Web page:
Similarly, we (though not me) will be looking to create similar index files for individuals, families and companies.  Such a task is a bit like painting the Forth Road Bridge as it will never end, but it would be great to start having some collections indexed by name.

Depending on how long we are working from home and the extent to which we can access the systems, I would really like to make lots of improvements to the catalogues that are published so it is clearer how much material is in a collection, what the covering dates are, whether there are any access restrictions to the material, identifying who the creator of the archive was (or is).

Having said we don’t have access to the collections, as we have taken in various digital records recently, I am able to access at least some of these without being at the record office, so I am hoping to spend some time developing our digital archive procedures further, to make the material more accessible and streamline our processes of taking receipt of the records.

Finally, I shall be spending some time developing our offer to schools and making more content available to them for when they need it.  Of course, there are still plenty of children and teachers at school as well as lots of parents home schooling, so I will be looking at what resources we can share with them sooner rather than later to support them in exploring new ways of learning.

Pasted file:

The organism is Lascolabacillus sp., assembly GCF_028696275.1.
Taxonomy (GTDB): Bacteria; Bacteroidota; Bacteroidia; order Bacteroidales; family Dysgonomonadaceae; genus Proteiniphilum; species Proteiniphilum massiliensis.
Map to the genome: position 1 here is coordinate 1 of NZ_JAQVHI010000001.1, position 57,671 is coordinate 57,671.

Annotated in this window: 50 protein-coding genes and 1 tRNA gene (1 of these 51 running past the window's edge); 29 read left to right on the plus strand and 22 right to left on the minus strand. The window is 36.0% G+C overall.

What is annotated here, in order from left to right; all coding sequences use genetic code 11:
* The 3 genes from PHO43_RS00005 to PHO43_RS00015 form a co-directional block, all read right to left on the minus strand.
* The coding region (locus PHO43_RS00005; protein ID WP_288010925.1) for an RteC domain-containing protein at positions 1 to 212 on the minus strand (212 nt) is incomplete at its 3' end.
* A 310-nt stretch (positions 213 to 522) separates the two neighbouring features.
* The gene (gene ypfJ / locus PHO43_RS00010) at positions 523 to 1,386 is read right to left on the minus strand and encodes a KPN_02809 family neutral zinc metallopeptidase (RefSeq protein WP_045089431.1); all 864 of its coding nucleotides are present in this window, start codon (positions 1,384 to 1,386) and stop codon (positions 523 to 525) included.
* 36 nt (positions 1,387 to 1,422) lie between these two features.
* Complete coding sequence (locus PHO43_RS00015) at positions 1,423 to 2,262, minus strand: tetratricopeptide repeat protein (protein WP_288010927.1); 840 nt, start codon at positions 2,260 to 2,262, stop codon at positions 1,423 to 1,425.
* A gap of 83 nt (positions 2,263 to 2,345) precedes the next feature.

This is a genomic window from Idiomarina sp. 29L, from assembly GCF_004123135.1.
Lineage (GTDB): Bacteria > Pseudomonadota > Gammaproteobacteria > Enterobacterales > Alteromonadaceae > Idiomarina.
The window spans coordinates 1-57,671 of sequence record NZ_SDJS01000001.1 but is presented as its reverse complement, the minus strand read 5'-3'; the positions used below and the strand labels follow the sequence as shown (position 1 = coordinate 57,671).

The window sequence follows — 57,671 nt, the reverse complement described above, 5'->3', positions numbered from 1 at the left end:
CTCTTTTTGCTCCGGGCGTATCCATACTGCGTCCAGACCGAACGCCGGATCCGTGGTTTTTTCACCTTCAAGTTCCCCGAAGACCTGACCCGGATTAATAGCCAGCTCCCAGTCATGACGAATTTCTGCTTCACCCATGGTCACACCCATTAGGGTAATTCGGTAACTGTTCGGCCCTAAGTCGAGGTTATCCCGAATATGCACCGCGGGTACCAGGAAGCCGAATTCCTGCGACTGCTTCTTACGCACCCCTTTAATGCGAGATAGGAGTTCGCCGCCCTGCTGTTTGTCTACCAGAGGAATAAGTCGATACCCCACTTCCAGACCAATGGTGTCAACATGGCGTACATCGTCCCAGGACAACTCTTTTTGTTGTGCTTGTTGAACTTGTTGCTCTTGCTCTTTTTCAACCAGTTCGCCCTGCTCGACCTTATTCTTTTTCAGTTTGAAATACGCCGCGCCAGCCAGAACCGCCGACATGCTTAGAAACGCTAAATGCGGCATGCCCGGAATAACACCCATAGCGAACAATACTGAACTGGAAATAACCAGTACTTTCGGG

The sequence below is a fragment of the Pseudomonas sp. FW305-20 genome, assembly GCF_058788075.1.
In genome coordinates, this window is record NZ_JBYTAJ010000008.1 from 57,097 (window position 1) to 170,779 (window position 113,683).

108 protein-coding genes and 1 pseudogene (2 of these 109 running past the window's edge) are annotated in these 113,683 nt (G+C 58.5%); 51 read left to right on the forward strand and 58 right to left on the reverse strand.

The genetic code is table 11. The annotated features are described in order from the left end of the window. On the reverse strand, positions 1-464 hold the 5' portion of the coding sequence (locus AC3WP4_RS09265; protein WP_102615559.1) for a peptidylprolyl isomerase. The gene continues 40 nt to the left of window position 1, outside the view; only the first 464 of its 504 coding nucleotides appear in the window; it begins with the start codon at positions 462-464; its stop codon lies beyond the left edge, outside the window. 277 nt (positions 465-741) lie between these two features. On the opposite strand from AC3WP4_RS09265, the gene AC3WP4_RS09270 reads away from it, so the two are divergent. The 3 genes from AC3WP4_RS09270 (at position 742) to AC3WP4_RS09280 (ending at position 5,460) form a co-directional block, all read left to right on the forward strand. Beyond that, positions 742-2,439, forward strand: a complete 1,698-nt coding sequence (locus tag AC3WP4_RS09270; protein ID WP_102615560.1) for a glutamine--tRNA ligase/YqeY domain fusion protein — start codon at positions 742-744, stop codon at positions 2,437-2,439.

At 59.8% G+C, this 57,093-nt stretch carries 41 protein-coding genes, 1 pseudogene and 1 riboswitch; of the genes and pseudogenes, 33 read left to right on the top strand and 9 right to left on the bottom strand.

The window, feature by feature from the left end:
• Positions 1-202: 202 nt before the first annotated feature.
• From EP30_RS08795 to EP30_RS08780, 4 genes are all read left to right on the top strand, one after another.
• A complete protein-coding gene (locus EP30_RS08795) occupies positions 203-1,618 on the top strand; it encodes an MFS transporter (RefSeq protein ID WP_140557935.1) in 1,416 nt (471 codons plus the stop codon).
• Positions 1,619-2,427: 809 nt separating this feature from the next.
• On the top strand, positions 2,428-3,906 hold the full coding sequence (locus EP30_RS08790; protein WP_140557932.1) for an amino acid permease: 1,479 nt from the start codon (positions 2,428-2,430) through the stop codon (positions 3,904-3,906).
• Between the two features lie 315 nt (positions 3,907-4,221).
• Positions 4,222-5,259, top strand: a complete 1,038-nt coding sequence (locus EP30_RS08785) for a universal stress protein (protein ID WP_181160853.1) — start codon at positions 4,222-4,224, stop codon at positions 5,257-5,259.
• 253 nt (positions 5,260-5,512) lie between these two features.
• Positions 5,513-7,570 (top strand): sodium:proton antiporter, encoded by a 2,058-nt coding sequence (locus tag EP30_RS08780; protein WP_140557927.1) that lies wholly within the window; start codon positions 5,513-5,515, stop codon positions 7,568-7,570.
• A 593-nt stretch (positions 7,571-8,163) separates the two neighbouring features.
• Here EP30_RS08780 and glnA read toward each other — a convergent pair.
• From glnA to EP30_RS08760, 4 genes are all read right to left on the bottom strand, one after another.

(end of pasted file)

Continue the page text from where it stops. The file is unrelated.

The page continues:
What have I missed?  Lots, perhaps that’s enough to be getting on with for now, especially as we don’t know yet how long we will be closed for.  Of course, a lot of this would be easier with access to the collections, but we certainly have enough work to keep us busy and we hope you will see some positive changes to come out of this awful situation.

We all be sharing our experiences on the blog so at least you should have some relief from any boredom of being stuck at home.

Take care and stay safe everyone

The Local Studies Catalogue at Derbyshire Record Office

card catThe County Local Studies Card Catalogue at Derbyshire Record Office is an amazing resource. It has entries for subjects, places, people and authors for every possible thing you can think of to do with Derbyshire, and it works.
But it has been added to for decades, and requires a certain amount of upkeep, not to mention cards and ink. And it cannot be viewed remotely.
So from January this year all new Local Studies indexing will be on the Record Office catalogue: http://calmview.derbyshire.gov.uk/calmview/
We receive several new books a month, plus a constant flow of journal articles, and donated items which we did not have before. All require indexing by librarians to bring out the information riches hidden within.  To see what new arrivals have been indexed so far, try using LS* as the reference when you search the catalogue.
Of course we are not getting rid of the card catalogue, and if you cannot get to us, staff here will be happy to look references up for you.

Sue Peach, Local Studies Librarian